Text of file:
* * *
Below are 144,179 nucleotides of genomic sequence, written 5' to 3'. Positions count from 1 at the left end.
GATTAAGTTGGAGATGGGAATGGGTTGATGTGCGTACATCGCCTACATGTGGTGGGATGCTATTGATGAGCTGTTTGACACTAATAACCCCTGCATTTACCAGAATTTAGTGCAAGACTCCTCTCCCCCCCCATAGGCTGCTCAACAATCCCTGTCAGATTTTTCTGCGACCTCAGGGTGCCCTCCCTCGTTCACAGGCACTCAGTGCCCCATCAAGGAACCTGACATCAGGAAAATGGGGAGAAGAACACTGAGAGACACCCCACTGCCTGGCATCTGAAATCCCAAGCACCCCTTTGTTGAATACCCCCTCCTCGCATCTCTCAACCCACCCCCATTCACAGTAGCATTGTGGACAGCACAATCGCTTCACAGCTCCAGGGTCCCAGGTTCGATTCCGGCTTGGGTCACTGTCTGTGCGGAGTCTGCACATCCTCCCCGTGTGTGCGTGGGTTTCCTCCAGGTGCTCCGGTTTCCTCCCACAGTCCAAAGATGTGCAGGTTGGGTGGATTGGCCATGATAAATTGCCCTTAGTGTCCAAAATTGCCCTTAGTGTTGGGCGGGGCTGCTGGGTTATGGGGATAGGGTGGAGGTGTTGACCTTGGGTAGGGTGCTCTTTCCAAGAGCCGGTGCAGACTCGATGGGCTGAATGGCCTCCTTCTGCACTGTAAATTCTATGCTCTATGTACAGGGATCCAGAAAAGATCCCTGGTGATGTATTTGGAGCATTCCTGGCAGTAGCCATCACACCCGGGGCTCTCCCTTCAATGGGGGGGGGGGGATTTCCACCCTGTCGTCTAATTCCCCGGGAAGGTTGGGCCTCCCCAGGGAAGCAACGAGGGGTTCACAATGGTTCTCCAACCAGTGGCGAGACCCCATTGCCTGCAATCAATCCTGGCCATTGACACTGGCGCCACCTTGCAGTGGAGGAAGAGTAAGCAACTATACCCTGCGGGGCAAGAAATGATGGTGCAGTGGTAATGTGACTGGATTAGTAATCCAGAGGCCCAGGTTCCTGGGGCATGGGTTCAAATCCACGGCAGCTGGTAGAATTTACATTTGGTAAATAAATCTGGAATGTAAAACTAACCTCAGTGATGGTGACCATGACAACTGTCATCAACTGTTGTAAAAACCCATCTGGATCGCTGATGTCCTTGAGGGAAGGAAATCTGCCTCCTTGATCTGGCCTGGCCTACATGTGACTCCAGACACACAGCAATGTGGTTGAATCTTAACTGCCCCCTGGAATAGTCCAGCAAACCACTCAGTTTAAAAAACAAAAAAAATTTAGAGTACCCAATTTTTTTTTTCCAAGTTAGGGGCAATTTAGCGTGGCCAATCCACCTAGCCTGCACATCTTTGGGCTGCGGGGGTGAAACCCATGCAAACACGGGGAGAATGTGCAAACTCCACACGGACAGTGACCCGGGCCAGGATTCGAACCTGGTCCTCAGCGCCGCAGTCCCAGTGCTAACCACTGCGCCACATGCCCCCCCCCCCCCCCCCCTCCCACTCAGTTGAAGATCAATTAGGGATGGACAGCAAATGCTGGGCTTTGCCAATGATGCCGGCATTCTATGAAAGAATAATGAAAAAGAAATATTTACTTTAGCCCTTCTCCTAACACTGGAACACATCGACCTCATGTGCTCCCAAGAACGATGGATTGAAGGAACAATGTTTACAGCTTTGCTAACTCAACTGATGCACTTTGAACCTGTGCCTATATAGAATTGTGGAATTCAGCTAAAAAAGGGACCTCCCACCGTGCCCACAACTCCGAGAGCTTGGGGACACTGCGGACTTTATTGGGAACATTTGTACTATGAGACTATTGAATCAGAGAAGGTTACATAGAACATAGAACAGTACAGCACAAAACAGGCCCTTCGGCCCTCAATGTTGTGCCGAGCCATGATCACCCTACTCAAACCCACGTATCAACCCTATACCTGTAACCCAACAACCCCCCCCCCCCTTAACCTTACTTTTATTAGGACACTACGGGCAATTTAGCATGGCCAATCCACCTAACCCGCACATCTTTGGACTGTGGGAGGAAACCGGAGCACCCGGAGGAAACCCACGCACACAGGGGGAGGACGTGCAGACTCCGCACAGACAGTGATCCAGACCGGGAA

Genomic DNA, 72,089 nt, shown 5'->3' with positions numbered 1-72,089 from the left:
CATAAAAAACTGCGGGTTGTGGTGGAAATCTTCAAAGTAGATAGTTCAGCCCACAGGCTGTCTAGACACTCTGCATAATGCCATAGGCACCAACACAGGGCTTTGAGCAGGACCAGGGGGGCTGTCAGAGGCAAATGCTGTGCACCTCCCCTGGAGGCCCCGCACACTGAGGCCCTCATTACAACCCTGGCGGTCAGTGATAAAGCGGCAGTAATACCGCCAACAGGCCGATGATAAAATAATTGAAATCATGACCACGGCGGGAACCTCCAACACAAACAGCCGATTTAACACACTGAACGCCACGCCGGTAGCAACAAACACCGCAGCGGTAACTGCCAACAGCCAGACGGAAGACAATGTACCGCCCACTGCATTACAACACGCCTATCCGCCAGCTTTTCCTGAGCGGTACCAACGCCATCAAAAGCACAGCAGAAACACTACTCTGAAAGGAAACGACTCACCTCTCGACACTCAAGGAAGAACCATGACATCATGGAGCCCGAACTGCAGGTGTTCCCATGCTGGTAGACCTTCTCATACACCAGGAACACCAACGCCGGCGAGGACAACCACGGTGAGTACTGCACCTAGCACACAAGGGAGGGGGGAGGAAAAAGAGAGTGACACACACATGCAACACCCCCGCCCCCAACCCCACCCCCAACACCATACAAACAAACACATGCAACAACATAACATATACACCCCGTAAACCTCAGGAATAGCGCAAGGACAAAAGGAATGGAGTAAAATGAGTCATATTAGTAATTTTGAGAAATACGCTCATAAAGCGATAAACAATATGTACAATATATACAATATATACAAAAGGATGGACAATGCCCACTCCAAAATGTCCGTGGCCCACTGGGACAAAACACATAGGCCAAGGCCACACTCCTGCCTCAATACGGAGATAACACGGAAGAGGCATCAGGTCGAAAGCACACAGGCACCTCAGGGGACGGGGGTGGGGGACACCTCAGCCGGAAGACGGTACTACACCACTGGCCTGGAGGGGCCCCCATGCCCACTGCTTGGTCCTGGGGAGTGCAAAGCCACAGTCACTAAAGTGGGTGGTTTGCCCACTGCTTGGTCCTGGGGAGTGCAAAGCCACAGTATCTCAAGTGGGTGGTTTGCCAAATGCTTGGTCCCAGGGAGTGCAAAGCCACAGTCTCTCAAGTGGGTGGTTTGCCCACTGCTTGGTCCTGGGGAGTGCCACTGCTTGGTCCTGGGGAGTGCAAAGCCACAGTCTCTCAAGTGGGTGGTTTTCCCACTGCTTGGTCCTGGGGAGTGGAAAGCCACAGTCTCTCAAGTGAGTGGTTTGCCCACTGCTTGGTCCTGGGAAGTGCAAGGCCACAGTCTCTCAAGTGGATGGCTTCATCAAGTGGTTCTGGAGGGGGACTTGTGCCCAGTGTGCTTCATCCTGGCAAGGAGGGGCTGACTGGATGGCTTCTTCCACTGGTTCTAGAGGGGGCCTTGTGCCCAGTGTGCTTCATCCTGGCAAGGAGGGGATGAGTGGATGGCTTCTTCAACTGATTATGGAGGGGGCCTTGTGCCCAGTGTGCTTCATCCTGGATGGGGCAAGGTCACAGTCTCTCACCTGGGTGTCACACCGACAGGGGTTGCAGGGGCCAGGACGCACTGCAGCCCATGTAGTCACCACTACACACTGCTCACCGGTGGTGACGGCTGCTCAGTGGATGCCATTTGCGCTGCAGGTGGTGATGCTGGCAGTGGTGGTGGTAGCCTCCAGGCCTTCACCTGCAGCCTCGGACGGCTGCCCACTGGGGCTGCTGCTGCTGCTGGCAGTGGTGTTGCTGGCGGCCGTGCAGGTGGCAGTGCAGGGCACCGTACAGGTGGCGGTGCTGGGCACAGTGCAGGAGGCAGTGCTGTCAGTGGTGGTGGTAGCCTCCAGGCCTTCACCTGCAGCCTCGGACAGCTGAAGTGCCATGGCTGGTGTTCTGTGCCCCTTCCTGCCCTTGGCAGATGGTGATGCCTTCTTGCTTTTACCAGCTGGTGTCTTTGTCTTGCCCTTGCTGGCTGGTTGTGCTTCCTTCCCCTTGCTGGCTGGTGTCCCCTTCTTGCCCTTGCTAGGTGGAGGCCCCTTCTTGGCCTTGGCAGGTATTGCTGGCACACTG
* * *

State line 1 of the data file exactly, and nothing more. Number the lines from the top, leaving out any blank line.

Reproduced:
Below are 144,179 nucleotides of genomic sequence, written 5' to 3'. Positions count from 1 at the left end.